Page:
Cost cutting and rising oil prices have made growth by Canada’s top natural gas consumers, Alberta thermal bitumen projects, “decidedly economic” again, according to the Canadian Energy Research Institute (CERI).

Gas consumption shows potential to swell to 6.6 Bcf/d — nearly double the current 3.4 Bcf/d — across the 142,000-square-kilometer (57,000-square-mile) northern oilsands belt, an annual CERI supply cost survey indicated.

The fastest growing bitumen production method is also the heaviest gas user: SAGD, aka steam assisted gravity drainage. The technique, also known as in situ, employs pairs or triplets of horizontal wells for continuous gas-fired steam injections and hot production flows.

The underground extraction method pumped out 1.5 million b/d or 54% of the 2.8 million b/d Alberta oilsands total in 2017, reported CERI, an independent agency funded by industry, government and academic supporters.

The original oilsands system – the huge open pit mines, monster trucks and shovels, and towering synthetic crude upgrader plants vilified by environmental protest imagery – fell behind to 46% of the 2017 industry total at 1.3 million b/d.

In CERI’s reference forecast rated as most likely, the prodigious gas consumer plants increasingly dominate the oilsands as total production steadily rises to 3.2 million b/d in 2020, 4.1 million b/d in 2030, and 5.5 million b/d in 2038.

In the CERI outlook the mines only grow modestly to 1. 6 million b/d. Output more than doubles from gas-fired in situ steam plants, reaching 3.7 million b/d or nearly three-quarters of the oilsands total.

At West Texas Intermediate prices of slightly more than US$66/bbl, when the supply cost study was compiled earlier this spring, “these projects are decidedly economic,” said CERI.

“The relative position of oilsands projects against other crude oils is comparatively competitive, and as oil prices are expected to increase, so will the profitability of oilsands projects.”

CERI estimated the current in situ supply cost for greenfield projects to be US$60.17/bbl, including allowances for Canadian carbon taxes and refiners’ product quality price discounts.

For brownfield additions to established operations, CERI calculated the benchmark is US$51.59/bbl. Further attractions of in situ projects include ability to develop additions in modest stages of 30,000 b/d or sometimes less, compared to the 100,000-b/d or greater output demanded by mining economics.

Gas consumption across the oilsands averages about 1,000 cf/bbl of production, with the mines using less and in situ operations burning more.

CERI predicted oilsands carbon emissions – currently about 70 million tons per year, largely from burning gas – could run into a provincial government-imposed cap of 100 million tons in 10-12 years. But the environmental policy limit would only stop growth if the industry scrapped evolving changes in production practices that are starting to come into use, said the institute.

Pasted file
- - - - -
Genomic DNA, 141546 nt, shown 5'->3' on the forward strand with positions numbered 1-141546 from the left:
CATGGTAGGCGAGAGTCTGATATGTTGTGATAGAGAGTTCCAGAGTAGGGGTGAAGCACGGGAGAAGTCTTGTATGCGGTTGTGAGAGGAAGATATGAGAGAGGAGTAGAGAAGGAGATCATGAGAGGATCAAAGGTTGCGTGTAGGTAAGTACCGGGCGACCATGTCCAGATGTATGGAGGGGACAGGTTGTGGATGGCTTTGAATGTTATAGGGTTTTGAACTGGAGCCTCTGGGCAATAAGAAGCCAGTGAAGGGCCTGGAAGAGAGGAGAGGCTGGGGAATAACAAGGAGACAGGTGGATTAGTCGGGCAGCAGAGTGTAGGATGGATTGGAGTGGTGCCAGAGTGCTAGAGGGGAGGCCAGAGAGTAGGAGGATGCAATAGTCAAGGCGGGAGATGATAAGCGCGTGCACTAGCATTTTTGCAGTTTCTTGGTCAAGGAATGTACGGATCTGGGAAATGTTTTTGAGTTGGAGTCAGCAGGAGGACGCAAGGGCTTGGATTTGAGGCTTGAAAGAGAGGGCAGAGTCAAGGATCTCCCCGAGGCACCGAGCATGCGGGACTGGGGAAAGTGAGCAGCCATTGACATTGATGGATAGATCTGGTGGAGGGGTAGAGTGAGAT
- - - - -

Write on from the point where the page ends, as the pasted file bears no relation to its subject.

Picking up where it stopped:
Efficiency improvements, led at first by partial replacement of gas-fired steam with solvents, are expected to keep carbon emissions under control as in situ production increases. Carbon capture and storage systems are also starting up.

Delays inflicted on pipeline projects by environmental and aboriginal resistance before regulatory agencies and in the courts create a drag but not a barricade against production growth, added CERI.

The Western Canadian industry has a large as yet modestly traveled alternative path to markets while working through the legal and political maze, said the institute. “In the meantime, producers may use rail to move their products. The terminal outbound capacity in Alberta and Saskatchewan is approximately 750,000 b/d but only 20% is utilized.”

To foster compliance with environmental standards and ease popular resistance against industry, the Alberta government today announced a C$70 million ($56 million) contribution of carbon tax proceeds to shared-cost trials of emission reduction methods by an oilsands industry who’s who.

The funding is to support nine extraction and processing cleanup technologies under development by Suncor Energy Inc., Canadian Natural Resources Ltd., Enlightened Innovations, Heavy Oil Solutions Inc., Cenovus Energy Inc., Imperial Oil Ltd., MEG Energy Corp. and ConocoPhillips Canada.

“Alberta’s energy sector is the most innovative in the world and has proven it can rise to any challenge,” said Provincial Energy Minister Margaret McCuaig-Boyd. “This is about growing production while reducing emissions and costs.”